Differentiation of aseptic and septic nonunion using molecular biological, histopathological and laboratory criteria

Project No. FF-FR 0276


completed 02/2024


The treatment of aseptic and septic nonunion is based on different principles. Early, ideally preoperative determination of the genesis of nonunion is therefore an important step in optimizing treatment, also with regard to economic criteria. In addition, despite a typical clinical course of infection, microbiological diagnostics often fail to detect the presence of microorganisms, which delays the therapeutic procedure due to the need for further steps to confirm the diagnosis. The aim of this study was to develop further (pre-)operative diagnostic criteria to differentiate between aseptic and septic nonunion based on molecular, microbiological and histopathological findings to improve the differentiation of septic from aseptic nonunion.


In a multicenter study, 45 patients with septic nonunion – including 23 patients with low-grade infection – and 62 patients with aseptic nonunion of the tibial or femoral shaft, as well as 34 patients with a regular healed tibial or femoral shaft fracture as a control group, were included. Preoperative blood counts, including routine inflammatory markers such as C-reactive protein, were obtained. Additionally, preoperative peripheral blood samples were collected for plasma biomarker analysis. During nonunion revision and implant removal, tissue samples were collected for long-term culture and histopathology. Osteosynthesis material was obtained for sonication and, additional tissue samples were collected for molecular biological analyses. Patients with nonunion were followed for twelve months.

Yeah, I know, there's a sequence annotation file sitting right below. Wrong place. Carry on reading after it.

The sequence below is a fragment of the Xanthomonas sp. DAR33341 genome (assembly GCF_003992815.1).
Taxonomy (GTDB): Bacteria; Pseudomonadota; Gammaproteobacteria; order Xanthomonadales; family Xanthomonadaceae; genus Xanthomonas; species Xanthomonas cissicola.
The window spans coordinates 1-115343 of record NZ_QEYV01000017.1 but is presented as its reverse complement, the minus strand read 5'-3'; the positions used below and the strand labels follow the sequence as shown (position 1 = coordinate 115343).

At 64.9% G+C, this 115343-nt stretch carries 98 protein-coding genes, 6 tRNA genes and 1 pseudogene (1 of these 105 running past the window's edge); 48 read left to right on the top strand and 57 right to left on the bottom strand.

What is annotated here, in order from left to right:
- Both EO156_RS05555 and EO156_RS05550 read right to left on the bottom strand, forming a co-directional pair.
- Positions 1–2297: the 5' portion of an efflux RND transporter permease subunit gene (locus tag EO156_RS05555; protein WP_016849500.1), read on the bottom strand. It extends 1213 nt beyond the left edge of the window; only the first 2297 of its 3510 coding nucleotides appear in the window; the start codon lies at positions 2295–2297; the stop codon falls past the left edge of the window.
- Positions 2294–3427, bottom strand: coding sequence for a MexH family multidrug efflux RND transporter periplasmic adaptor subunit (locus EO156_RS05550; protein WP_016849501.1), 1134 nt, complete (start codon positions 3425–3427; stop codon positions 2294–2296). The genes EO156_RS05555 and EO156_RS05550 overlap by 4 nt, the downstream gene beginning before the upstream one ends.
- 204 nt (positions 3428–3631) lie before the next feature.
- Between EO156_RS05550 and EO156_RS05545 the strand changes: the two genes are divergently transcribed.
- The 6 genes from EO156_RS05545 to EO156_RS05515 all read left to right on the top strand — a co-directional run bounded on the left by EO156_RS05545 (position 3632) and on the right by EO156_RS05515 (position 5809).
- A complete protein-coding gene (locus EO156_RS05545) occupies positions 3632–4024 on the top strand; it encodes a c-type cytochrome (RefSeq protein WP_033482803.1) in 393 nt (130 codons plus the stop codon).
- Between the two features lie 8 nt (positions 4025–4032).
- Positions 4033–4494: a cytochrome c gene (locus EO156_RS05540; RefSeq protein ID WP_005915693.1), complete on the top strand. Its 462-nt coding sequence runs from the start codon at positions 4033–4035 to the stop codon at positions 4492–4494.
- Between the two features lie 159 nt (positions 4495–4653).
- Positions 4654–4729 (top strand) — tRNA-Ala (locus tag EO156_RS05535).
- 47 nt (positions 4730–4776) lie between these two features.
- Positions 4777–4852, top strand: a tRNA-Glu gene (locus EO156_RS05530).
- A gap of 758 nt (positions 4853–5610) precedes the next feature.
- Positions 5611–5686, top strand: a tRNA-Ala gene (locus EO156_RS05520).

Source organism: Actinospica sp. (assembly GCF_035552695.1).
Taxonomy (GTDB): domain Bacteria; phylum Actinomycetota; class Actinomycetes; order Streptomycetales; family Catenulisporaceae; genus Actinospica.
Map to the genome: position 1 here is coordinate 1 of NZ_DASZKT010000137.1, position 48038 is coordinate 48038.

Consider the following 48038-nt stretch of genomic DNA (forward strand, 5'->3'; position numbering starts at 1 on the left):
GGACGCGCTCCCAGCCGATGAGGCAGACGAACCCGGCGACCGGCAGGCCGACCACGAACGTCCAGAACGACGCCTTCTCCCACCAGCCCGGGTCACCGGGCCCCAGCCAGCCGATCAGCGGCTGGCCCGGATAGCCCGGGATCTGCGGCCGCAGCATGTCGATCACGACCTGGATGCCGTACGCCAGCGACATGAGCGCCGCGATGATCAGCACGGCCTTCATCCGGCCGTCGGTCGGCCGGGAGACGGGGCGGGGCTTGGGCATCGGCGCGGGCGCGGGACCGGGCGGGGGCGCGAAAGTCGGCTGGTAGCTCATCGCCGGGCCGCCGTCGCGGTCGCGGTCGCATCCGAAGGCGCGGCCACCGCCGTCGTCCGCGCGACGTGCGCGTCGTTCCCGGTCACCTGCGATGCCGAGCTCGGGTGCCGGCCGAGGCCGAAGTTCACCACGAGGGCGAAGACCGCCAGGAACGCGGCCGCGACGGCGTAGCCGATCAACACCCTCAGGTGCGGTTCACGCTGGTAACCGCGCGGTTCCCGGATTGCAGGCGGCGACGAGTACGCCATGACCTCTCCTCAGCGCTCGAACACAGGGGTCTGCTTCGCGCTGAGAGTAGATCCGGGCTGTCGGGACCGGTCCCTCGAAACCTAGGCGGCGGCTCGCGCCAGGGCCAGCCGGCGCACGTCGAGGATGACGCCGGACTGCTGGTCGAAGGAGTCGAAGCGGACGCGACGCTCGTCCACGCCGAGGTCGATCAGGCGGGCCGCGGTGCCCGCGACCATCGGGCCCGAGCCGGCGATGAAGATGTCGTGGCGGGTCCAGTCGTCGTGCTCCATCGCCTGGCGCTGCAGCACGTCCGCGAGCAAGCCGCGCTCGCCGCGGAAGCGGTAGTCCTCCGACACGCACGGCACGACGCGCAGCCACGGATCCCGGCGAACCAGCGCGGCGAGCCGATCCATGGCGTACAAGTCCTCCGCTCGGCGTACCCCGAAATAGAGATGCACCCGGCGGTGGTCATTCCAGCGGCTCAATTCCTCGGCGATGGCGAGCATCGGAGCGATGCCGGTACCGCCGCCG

Conventional intraoperative diagnostics demonstrated unsatisfactory diagnostic performance with a sensitivity of 69% and a specificity of 96% for long-term tissue culture, and a sensitivity and specificity of 14% and 87% for histopathology. The method of sonication with membrane filtration of the sonication fluid established in this study had a sensitivity of 52% and a specificity of 93%. In combination with long-term tissue culture, this method has the potential to increase the sensitivity of diagnosing septic nonunion from 55% to 62%. This method could become a routine clinical diagnostic tool. Additionally, interleukin-18 (IL-18) was identified as a potentially suitable preoperative biomarker in peripheral blood plasma. Hereby, in patients with an IL-18 level of less than 90.7 pg/ml infection as an underlying cause of nonunion can be excluded with a negative predictive value of 90%. Thus, IL-18 could potentially be used in clinical diagnostics after successful validation in another patient population. Analyses of systemic miRNA exosome profiles in a subset of the study population showed differences in the profiles of patients with septic versus aseptic nonunion. Therefore, the use of miRNA exosome profiles for diagnosing infection in nonunion is an innovative approach that should be explored in future studies based on these results.

Overall, the study results are highly relevant for accident insurance institutions as they represent a further step towards optimizing the diagnosis of nonunion, which is associated with a reduction in the number of revision surgeries and minimization of treatment costs. Additionally, the results may contribute to accelerating the reintegration of these patients back to work.

Last Update:

11 Apr 2024


Financed by:
  • Deutsche Gesetzliche Unfallversicherung e. V. (DGUV)
Research institution(s):
  • BG Klinikum Murnau gGmbH

-cross sectoral-

Type of hazard:




Description, key words:

aseptic and septic nonunion